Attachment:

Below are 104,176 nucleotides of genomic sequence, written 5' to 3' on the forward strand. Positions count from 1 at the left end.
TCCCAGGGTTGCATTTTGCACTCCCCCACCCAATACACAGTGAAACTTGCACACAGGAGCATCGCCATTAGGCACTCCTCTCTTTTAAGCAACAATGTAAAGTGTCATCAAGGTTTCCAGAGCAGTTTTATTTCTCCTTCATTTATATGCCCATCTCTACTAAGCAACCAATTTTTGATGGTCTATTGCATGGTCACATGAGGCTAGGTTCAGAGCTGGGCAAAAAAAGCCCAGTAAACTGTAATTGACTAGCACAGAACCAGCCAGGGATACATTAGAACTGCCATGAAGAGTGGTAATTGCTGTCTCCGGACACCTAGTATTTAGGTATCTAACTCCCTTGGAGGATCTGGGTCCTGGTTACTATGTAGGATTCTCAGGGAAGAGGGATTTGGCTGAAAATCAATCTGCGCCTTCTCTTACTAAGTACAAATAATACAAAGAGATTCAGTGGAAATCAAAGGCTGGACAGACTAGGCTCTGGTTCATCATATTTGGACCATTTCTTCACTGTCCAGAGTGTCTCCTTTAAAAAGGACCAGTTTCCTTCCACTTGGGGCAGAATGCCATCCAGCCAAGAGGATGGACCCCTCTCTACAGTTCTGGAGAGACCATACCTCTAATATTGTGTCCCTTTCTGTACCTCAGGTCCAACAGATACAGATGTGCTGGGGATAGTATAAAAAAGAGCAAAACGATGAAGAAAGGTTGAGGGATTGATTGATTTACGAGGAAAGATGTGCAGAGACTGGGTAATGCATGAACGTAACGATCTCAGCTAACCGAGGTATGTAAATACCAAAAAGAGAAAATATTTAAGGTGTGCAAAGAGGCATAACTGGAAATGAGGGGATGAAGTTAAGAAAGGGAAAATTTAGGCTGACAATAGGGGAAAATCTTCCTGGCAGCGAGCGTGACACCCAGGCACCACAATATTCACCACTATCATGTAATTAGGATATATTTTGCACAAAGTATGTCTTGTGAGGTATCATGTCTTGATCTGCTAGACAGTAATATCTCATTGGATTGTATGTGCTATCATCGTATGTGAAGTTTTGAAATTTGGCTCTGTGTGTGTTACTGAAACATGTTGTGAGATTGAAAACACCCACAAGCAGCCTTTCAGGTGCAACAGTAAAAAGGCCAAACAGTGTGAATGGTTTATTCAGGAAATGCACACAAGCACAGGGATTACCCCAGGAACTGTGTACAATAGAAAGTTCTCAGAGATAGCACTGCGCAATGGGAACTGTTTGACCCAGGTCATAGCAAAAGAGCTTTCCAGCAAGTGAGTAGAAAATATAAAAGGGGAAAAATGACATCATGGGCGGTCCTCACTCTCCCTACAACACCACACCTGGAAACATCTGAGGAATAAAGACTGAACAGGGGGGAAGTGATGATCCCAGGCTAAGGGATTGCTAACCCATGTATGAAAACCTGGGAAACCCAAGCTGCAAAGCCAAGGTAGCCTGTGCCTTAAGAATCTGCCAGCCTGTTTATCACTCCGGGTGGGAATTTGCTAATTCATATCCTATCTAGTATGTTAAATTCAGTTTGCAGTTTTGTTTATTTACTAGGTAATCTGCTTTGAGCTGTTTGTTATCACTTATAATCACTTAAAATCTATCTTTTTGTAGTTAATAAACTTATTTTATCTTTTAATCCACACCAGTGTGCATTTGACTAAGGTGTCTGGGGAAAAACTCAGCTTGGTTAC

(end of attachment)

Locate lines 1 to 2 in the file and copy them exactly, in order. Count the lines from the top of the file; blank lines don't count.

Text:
Below are 104,176 nucleotides of genomic sequence, written 5' to 3' on the forward strand. Positions count from 1 at the left end.
TCCCAGGGTTGCATTTTGCACTCCCCCACCCAATACACAGTGAAACTTGCACACAGGAGCATCGCCATTAGGCACTCCTCTCTTTTAAGCAACAATGTAAAGTGTCATCAAGGTTTCCAGAGCAGTTTTATTTCTCCTTCATTTATATGCCCATCTCTACTAAGCAACCAATTTTTGATGGTCTATTGCATGGTCACATGAGGCTAGGTTCAGAGCTGGGCAAAAAAAGCCCAGTAAACTGTAATTGACTAGCACAGAACCAGCCAGGGATACATTAGAACTGCCATGAAGAGTGGTAATTGCTGTCTCCGGACACCTAGTATTTAGGTATCTAACTCCCTTGGAGGATCTGGGTCCTGGTTACTATGTAGGATTCTCAGGGAAGAGGGATTTGGCTGAAAATCAATCTGCGCCTTCTCTTACTAAGTACAAATAATACAAAGAGATTCAGTGGAAATCAAAGGCTGGACAGACTAGGCTCTGGTTCATCATATTTGGACCATTTCTTCACTGTCCAGAGTGTCTCCTTTAAAAAGGACCAGTTTCCTTCCACTTGGGGCAGAATGCCATCCAGCCAAGAGGATGGACCCCTCTCTACAGTTCTGGAGAGACCATACCTCTAATATTGTGTCCCTTTCTGTACCTCAGGTCCAACAGATACAGATGTGCTGGGGATAGTATAAAAAAGAGCAAAACGATGAAGAAAGGTTGAGGGATTGATTGATTTACGAGGAAAGATGTGCAGAGACTGGGTAATGCATGAACGTAACGATCTCAGCTAACCGAGGTATGTAAATACCAAAAAGAGAAAATATTTAAGGTGTGCAAAGAGGCATAACTGGAAATGAGGGGATGAAGTTAAGAAAGGGAAAATTTAGGCTGACAATAGGGGAAAATCTTCCTGGCAGCGAGCGTGACACCCAGGCACCACAATATTCACCACTATCATGTAATTAGGATATATTTTGCACAAAGTATGTCTTGTGAGGTATCATGTCTTGATCTGCTAGACAGTAATATCTCATTGGATTGTATGTGCTATCATCGTATGTGAAGTTTTGAAATTTGGCTCTGTGTGTGTTACTGAAACATGTTGTGAGATTGAAAACACCCACAAGCAGCCTTTCAGGTGCAACAGTAAAAAGGCCAAACAGTGTGAATGGTTTATTCAGGAAATGCACACAAGCACAGGGATTACCCCAGGAACTGTGTACAATAGAAAGTTCTCAGAGATAGCACTGCGCAATGGGAACTGTTTGACCCAGGTCATAGCAAAAGAGCTTTCCAGCAAGTGAGTAGAAAATATAAAAGGGGAAAAATGACATCATGGGCGGTCCTCACTCTCCCTACAACACCACACCTGGAAACATCTGAGGAATAAAGACTGAACAGGGGGGAAGTGATGATCCCAGGCTAAGGGATTGCTAACCCATGTATGAAAACCTGGGAAACCCAAGCTGCAAAGCCAAGGTAGCCTGTGCCTTAAGAATCTGCCAGCCTGTTTATCACTCCGGGTGGGAATTTGCTAATTCATATCCTATCTAGTATGTTAAATTCAGTTTGCAGTTTTGTTTATTTACTAGGTAATCTGCTTTGAGCTGTTTGTTATCACTTATAATCACTTAAAATCTATCTTTTTGTAGTTAATAAACTTATTTTATCTTTTAATCCACACCAGTGTGCATTTGACTAAGGTGTCTGGGGAAAAACTCAGCTTGGTTAC